Unsweetening the LINQ Syntactic Sugar - 9/21/2010

Of all the features built into the .Net framework, LINQ is probably my single favorite. However, sometimes the "syntactic sugar" that LINQ produces can be quite bitter when you get a runtime error and you start trying to decipher some cryptic stack trace where the line causing a problem looks something like "MyNamespace.MyClass._Closure$__111._Lambda$__97". Recently a colleage of mine shared a neat idea/tip on how to make sense out of these errors.

Credit for this idea goes to Jeff Walker, a fellow consultant of mine at Quick Solutions. I would like to thank Jeff for this idea and also thank him for not having a blog so that I can steal and publish his ideas(with permission).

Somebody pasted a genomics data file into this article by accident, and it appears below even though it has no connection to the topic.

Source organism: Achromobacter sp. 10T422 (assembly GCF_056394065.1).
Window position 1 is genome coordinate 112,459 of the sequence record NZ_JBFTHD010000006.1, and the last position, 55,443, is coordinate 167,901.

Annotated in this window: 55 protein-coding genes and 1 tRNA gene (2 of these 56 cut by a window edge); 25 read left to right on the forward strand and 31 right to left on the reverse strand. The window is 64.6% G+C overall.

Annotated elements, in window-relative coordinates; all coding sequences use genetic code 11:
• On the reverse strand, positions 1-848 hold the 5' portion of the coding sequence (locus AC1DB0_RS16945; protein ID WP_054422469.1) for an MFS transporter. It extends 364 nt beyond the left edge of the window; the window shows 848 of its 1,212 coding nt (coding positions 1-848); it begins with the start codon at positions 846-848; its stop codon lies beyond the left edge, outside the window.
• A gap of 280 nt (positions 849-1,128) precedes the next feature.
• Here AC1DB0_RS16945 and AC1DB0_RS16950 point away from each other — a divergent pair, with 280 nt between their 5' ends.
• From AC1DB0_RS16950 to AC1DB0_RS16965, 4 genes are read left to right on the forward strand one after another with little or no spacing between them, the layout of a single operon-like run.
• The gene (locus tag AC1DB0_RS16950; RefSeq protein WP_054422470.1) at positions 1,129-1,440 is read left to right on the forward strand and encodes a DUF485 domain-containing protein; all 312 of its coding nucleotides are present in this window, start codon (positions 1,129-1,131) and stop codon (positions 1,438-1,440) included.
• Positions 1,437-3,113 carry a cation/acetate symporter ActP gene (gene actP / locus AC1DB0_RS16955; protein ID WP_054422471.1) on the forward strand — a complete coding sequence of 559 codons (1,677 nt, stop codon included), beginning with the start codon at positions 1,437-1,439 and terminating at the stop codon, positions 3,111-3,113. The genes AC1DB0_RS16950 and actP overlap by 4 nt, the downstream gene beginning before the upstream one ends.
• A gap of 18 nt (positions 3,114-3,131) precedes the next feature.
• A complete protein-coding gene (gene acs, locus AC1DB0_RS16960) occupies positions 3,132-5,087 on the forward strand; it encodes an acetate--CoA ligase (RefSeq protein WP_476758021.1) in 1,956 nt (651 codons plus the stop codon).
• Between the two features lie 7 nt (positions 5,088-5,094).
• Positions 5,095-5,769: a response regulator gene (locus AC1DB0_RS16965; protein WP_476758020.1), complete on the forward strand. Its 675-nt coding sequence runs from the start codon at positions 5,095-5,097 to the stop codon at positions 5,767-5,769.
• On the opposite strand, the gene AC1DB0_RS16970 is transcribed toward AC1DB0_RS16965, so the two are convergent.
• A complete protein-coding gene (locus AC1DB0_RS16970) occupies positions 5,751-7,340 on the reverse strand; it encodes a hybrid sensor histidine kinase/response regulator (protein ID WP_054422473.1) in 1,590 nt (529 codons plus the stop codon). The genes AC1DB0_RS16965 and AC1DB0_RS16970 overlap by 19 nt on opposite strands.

If you have a lot of LINQ code, figuring out which statement is actually causing the problem can be a guess and check experiment when you get an error like this. Jeff's idea which I thought was brilliant, open the compiled code in reflector. Once you do this you can easily find the symbol referenced in the stack trace and decompile the code to find out which statement is actually causing the issue.

Decompiled code viewing LINQ symbols in Reflector

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